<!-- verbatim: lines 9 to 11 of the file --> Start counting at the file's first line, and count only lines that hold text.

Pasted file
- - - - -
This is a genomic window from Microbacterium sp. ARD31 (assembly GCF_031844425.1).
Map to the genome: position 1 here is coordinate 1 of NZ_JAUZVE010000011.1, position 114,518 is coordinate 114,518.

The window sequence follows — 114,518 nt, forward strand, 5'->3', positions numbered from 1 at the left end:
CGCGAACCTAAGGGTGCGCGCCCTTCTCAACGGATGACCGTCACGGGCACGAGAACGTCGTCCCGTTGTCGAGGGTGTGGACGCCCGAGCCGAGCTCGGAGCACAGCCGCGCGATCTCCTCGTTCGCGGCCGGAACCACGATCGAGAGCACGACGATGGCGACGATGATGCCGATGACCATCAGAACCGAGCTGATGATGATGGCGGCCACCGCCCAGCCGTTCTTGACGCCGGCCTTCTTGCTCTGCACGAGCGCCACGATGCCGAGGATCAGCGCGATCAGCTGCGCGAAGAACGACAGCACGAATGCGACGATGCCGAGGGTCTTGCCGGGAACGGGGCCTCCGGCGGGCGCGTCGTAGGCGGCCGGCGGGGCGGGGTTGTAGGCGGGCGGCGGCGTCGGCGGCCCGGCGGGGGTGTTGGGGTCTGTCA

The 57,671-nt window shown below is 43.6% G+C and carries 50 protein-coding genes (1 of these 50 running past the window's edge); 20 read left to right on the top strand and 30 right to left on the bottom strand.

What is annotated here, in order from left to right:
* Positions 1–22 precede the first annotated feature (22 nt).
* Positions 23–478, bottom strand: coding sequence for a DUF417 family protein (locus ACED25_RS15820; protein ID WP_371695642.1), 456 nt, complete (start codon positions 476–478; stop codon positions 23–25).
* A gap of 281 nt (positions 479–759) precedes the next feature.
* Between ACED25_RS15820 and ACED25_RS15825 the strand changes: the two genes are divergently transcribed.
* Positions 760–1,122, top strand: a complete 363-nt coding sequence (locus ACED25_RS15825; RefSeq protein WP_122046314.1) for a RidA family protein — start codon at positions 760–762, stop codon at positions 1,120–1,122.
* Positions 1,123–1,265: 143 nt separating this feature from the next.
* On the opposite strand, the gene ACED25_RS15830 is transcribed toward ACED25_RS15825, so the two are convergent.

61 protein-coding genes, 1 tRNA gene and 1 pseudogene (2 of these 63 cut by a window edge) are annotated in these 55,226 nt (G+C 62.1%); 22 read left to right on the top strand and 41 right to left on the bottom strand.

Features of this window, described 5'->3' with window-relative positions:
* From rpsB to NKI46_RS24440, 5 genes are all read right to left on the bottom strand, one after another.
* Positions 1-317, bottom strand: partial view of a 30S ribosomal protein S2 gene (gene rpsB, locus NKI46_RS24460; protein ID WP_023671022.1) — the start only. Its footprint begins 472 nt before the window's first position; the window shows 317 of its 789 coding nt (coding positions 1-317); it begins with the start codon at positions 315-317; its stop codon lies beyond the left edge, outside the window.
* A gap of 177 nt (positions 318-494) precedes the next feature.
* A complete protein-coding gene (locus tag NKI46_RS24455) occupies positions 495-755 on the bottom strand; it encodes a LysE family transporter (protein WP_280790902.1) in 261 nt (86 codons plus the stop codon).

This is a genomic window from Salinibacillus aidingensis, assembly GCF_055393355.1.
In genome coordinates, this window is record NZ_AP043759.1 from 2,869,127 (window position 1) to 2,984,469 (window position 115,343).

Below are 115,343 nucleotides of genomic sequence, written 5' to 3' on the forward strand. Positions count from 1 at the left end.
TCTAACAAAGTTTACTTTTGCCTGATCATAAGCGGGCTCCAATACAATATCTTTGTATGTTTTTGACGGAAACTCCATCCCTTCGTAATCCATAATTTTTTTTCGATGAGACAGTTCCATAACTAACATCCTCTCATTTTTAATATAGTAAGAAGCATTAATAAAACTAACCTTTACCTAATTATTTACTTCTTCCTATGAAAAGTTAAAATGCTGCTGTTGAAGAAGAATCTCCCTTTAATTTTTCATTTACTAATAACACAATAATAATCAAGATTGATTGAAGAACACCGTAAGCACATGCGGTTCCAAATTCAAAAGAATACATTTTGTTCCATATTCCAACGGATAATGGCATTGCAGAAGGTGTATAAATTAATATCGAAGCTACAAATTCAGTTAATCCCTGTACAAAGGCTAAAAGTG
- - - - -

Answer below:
* A gap of 281 nt (positions 479–759) precedes the next feature.
* Between ACED25_RS15820 and ACED25_RS15825 the strand changes: the two genes are divergently transcribed.
* Positions 760–1,122, top strand: a complete 363-nt coding sequence (locus ACED25_RS15825; RefSeq protein WP_122046314.1) for a RidA family protein — start codon at positions 760–762, stop codon at positions 1,120–1,122.